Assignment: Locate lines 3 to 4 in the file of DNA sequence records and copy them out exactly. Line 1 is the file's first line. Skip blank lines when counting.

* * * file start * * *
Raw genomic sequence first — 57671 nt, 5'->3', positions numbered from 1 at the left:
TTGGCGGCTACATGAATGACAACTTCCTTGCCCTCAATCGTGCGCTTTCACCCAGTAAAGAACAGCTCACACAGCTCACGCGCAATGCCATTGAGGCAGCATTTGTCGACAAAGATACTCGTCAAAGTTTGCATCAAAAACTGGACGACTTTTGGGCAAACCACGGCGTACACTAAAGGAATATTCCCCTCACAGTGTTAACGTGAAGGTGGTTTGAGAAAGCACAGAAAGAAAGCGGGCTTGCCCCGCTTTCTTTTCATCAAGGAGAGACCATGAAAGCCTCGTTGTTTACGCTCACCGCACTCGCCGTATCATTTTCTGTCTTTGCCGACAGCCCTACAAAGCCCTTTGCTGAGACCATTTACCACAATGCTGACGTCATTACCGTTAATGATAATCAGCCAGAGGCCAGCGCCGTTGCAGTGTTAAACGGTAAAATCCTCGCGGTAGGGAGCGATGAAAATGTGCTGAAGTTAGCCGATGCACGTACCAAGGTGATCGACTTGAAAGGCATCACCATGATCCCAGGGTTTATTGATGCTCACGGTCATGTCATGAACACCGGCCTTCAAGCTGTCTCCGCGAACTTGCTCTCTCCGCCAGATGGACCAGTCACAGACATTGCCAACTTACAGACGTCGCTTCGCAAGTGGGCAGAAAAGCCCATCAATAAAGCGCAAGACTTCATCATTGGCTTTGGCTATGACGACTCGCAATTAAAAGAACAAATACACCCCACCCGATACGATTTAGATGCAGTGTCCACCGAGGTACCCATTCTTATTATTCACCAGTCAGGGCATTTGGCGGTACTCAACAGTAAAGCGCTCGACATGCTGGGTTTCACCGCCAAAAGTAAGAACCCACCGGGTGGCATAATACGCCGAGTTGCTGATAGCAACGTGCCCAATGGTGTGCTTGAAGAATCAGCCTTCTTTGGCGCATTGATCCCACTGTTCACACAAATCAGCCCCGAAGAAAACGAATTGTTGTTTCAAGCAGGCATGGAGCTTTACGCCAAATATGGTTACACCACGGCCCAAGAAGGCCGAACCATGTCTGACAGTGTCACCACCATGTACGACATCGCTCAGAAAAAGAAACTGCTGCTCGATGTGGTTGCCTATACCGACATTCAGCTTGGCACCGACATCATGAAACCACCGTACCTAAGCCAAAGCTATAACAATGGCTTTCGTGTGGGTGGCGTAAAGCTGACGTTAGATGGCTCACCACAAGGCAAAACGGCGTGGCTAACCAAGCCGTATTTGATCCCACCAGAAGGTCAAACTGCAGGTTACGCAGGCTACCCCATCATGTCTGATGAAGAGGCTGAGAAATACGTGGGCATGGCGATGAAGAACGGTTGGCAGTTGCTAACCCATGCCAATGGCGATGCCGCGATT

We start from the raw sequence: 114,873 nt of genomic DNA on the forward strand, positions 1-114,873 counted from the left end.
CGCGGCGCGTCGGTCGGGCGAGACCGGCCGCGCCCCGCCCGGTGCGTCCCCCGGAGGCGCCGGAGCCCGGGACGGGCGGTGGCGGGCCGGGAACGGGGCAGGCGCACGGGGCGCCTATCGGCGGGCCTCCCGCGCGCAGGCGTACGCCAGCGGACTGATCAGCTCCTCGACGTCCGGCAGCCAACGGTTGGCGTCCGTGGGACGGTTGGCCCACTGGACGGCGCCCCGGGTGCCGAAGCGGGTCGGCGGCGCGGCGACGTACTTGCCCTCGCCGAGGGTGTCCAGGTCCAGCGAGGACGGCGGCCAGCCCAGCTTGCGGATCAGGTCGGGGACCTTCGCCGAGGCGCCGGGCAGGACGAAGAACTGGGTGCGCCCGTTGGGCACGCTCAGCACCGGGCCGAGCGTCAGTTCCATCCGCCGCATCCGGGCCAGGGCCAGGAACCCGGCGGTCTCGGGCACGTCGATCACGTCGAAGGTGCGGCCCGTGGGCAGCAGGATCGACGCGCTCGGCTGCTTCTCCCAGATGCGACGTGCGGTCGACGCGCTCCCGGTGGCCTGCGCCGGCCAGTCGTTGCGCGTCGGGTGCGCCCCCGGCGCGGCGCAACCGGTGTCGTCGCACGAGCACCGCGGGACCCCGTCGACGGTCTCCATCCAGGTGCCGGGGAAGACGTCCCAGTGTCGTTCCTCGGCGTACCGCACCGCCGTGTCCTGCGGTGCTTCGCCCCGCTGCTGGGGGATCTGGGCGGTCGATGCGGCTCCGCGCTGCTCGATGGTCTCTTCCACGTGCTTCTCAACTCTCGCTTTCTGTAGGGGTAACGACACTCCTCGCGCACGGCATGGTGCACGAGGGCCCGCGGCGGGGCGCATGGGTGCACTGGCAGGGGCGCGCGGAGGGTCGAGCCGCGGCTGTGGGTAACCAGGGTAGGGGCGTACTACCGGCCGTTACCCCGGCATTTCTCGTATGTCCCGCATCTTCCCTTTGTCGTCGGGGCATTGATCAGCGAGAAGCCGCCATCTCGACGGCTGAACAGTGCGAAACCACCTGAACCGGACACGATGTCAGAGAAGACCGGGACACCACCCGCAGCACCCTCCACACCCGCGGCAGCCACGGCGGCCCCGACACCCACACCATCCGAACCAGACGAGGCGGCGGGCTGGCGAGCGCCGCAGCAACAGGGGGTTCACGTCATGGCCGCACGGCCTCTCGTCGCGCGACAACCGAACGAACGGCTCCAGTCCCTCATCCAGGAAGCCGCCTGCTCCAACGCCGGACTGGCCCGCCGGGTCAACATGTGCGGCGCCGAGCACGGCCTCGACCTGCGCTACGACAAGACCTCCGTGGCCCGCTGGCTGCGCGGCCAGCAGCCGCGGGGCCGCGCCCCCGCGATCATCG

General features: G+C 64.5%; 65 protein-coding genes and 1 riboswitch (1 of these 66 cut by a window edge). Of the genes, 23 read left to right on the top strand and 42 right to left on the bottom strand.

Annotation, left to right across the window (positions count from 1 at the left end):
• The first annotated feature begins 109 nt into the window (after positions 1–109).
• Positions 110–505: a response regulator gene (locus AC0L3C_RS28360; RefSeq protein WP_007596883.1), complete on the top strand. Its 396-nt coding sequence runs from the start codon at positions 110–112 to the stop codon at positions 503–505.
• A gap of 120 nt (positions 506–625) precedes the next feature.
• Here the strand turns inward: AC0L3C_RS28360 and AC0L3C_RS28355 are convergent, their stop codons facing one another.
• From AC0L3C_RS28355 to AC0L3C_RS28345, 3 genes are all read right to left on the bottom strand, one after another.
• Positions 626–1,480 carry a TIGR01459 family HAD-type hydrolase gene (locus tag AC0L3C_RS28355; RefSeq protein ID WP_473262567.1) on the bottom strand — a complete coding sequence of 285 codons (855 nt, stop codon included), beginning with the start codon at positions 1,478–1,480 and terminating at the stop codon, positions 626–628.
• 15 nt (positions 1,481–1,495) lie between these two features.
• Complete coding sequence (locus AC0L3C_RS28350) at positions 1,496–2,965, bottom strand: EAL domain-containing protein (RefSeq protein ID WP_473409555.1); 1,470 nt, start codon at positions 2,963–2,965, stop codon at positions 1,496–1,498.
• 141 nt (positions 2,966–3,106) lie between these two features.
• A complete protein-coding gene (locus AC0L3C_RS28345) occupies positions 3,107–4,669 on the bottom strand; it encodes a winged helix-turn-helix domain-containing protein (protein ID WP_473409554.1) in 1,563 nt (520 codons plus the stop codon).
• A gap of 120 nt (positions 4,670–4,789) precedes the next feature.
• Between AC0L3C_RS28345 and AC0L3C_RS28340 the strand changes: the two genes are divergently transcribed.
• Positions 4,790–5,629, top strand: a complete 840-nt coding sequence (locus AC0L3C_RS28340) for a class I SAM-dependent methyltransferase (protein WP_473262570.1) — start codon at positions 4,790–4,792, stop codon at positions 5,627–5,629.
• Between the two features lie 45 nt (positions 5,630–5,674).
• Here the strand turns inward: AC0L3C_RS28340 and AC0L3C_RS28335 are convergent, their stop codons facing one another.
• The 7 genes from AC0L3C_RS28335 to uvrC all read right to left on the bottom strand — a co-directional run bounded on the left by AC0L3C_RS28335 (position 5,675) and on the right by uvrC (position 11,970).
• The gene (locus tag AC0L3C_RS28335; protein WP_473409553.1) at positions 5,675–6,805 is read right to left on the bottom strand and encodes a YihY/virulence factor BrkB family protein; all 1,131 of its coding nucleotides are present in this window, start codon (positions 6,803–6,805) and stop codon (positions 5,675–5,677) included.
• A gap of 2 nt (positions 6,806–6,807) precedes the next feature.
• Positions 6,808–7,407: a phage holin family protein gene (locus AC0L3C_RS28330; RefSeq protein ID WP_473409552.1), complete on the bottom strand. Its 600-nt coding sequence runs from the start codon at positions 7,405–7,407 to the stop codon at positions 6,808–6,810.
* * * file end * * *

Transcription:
We start from the raw sequence: 114,873 nt of genomic DNA on the forward strand, positions 1-114,873 counted from the left end.
CGCGGCGCGTCGGTCGGGCGAGACCGGCCGCGCCCCGCCCGGTGCGTCCCCCGGAGGCGCCGGAGCCCGGGACGGGCGGTGGCGGGCCGGGAACGGGGCAGGCGCACGGGGCGCCTATCGGCGGGCCTCCCGCGCGCAGGCGTACGCCAGCGGACTGATCAGCTCCTCGACGTCCGGCAGCCAACGGTTGGCGTCCGTGGGACGGTTGGCCCACTGGACGGCGCCCCGGGTGCCGAAGCGGGTCGGCGGCGCGGCGACGTACTTGCCCTCGCCGAGGGTGTCCAGGTCCAGCGAGGACGGCGGCCAGCCCAGCTTGCGGATCAGGTCGGGGACCTTCGCCGAGGCGCCGGGCAGGACGAAGAACTGGGTGCGCCCGTTGGGCACGCTCAGCACCGGGCCGAGCGTCAGTTCCATCCGCCGCATCCGGGCCAGGGCCAGGAACCCGGCGGTCTCGGGCACGTCGATCACGTCGAAGGTGCGGCCCGTGGGCAGCAGGATCGACGCGCTCGGCTGCTTCTCCCAGATGCGACGTGCGGTCGACGCGCTCCCGGTGGCCTGCGCCGGCCAGTCGTTGCGCGTCGGGTGCGCCCCCGGCGCGGCGCAACCGGTGTCGTCGCACGAGCACCGCGGGACCCCGTCGACGGTCTCCATCCAGGTGCCGGGGAAGACGTCCCAGTGTCGTTCCTCGGCGTACCGCACCGCCGTGTCCTGCGGTGCTTCGCCCCGCTGCTGGGGGATCTGGGCGGTCGATGCGGCTCCGCGCTGCTCGATGGTCTCTTCCACGTGCTTCTCAACTCTCGCTTTCTGTAGGGGTAACGACACTCCTCGCGCACGGCATGGTGCACGAGGGCCCGCGGCGGGGCGCATGGGTGCACTGGCAGGGGCGCGCGGAGGGTCGAGCCGCGGCTGTGGGTAACCAGGGTAGGGGCGTACTACCGGCCGTTACCCCGGCATTTCTCGTATGTCCCGCATCTTCCCTTTGTCGTCGGGGCATTGATCAGCGAGAAGCCGCCATCTCGACGGCTGAACAGTGCGAAACCACCTGAACCGGACACGATGTCAGAGAAGACCGGGACACCACCCGCAGCACCCTCCACACCCGCGGCAGCCACGGCGGCCCCGACACCCACACCATCCGAACCAGACGAGGCGGCGGGCTGGCGAGCGCCGCAGCAACAGGGGGTTCACGTCATGGCCGCACGGCCTCTCGTCGCGCGACAACCGAACGAACGGCTCCAGTCCCTCATCCAGGAAGCCGCCTGCTCCAACGCCGGACTGGCCCGCCGGGTCAACATGTGCGGCGCCGAGCACGGCCTCGACCTGCGCTACGACAAGACCTCCGTGGCCCGCTGGCTGCGCGGCCAGCAGCCGCGGGGCCGCGCCCCCGCGATCATCG